There are several reasons for asking this question. First, fat derived from meat and animal products seems to have an unfavorable influence on the body’s chemistry by favoring the development of arteriosclerosis refers to a stiffening of arteries, a general term describing any hardening (and loss of elasticity) of medium or large arteries. Second, meat consumption is a possible means of transmitting diseases to human beings. Diseases that seems to be becoming more prevalent in animals, and medical literature contains abundant evidence of the transmission of such disease to man, particularly when the eaten has not been adequately cooked.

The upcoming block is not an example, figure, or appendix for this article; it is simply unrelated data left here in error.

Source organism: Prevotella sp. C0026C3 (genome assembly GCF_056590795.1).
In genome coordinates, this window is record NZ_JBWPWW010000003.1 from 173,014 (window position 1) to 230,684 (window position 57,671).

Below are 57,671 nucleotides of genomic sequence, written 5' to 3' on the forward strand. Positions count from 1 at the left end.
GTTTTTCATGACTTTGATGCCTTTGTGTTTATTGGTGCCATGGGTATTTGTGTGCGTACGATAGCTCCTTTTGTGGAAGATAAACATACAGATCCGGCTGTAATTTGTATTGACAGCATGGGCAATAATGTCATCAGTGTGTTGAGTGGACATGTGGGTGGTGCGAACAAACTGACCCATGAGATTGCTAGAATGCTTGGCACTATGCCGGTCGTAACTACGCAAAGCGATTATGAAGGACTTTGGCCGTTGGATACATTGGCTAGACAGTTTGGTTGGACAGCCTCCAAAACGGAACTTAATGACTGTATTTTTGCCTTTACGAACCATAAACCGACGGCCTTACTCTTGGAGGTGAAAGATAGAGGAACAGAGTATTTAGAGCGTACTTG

Furthermore, evidence increasingly shows meat as unessential to a nutritionally balance diet. Individuals and religious groups in many parts of the world get along well without it. Careful studies have been made of these persons and of the children born into their families. These indicate that the persons and vitality enjoyed by such persons is at least equal to that of those who eat meat. Nutritional studies show that humans, and laboratory animals as well, do very well on diets that are free from flesh foods but which contain milk, milk products, and some egg.